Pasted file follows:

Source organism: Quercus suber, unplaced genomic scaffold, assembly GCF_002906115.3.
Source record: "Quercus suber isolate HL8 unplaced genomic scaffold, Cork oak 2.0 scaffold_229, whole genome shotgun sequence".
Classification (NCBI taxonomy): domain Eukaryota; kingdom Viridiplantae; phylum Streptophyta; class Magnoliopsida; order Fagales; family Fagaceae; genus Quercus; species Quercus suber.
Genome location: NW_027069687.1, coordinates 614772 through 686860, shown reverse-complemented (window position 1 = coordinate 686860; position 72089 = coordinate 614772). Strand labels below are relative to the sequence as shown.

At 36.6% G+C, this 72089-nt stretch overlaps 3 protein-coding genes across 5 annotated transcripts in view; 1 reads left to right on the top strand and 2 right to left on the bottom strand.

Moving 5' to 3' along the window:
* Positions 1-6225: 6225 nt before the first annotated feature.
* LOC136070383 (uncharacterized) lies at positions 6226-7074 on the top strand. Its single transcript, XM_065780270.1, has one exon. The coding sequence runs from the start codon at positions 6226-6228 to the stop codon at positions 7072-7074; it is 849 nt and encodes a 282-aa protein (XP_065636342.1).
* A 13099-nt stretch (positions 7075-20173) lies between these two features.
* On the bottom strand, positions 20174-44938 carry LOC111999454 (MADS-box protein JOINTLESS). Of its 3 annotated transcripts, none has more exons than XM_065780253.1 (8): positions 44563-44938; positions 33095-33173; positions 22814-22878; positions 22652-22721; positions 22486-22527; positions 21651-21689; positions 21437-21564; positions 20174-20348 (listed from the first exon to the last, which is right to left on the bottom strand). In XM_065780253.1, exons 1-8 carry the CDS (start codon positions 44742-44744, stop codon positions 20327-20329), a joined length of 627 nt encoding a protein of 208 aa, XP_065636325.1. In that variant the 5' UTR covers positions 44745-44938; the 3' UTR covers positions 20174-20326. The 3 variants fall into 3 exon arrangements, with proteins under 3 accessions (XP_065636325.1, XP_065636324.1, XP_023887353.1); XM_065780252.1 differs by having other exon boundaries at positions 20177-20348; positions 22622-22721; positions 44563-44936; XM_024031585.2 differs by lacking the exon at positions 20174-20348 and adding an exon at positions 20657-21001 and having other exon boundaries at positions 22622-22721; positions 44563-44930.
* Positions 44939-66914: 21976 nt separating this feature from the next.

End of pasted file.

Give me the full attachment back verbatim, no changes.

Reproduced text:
Source organism: Quercus suber, unplaced genomic scaffold, assembly GCF_002906115.3.
Source record: "Quercus suber isolate HL8 unplaced genomic scaffold, Cork oak 2.0 scaffold_229, whole genome shotgun sequence".
Classification (NCBI taxonomy): domain Eukaryota; kingdom Viridiplantae; phylum Streptophyta; class Magnoliopsida; order Fagales; family Fagaceae; genus Quercus; species Quercus suber.
Genome location: NW_027069687.1, coordinates 614772 through 686860, shown reverse-complemented (window position 1 = coordinate 686860; position 72089 = coordinate 614772). Strand labels below are relative to the sequence as shown.

At 36.6% G+C, this 72089-nt stretch overlaps 3 protein-coding genes across 5 annotated transcripts in view; 1 reads left to right on the top strand and 2 right to left on the bottom strand.

Moving 5' to 3' along the window:
* Positions 1-6225: 6225 nt before the first annotated feature.
* LOC136070383 (uncharacterized) lies at positions 6226-7074 on the top strand. Its single transcript, XM_065780270.1, has one exon. The coding sequence runs from the start codon at positions 6226-6228 to the stop codon at positions 7072-7074; it is 849 nt and encodes a 282-aa protein (XP_065636342.1).
* A 13099-nt stretch (positions 7075-20173) lies between these two features.
* On the bottom strand, positions 20174-44938 carry LOC111999454 (MADS-box protein JOINTLESS). Of its 3 annotated transcripts, none has more exons than XM_065780253.1 (8): positions 44563-44938; positions 33095-33173; positions 22814-22878; positions 22652-22721; positions 22486-22527; positions 21651-21689; positions 21437-21564; positions 20174-20348 (listed from the first exon to the last, which is right to left on the bottom strand). In XM_065780253.1, exons 1-8 carry the CDS (start codon positions 44742-44744, stop codon positions 20327-20329), a joined length of 627 nt encoding a protein of 208 aa, XP_065636325.1. In that variant the 5' UTR covers positions 44745-44938; the 3' UTR covers positions 20174-20326. The 3 variants fall into 3 exon arrangements, with proteins under 3 accessions (XP_065636325.1, XP_065636324.1, XP_023887353.1); XM_065780252.1 differs by having other exon boundaries at positions 20177-20348; positions 22622-22721; positions 44563-44936; XM_024031585.2 differs by lacking the exon at positions 20174-20348 and adding an exon at positions 20657-21001 and having other exon boundaries at positions 22622-22721; positions 44563-44930.
* Positions 44939-66914: 21976 nt separating this feature from the next.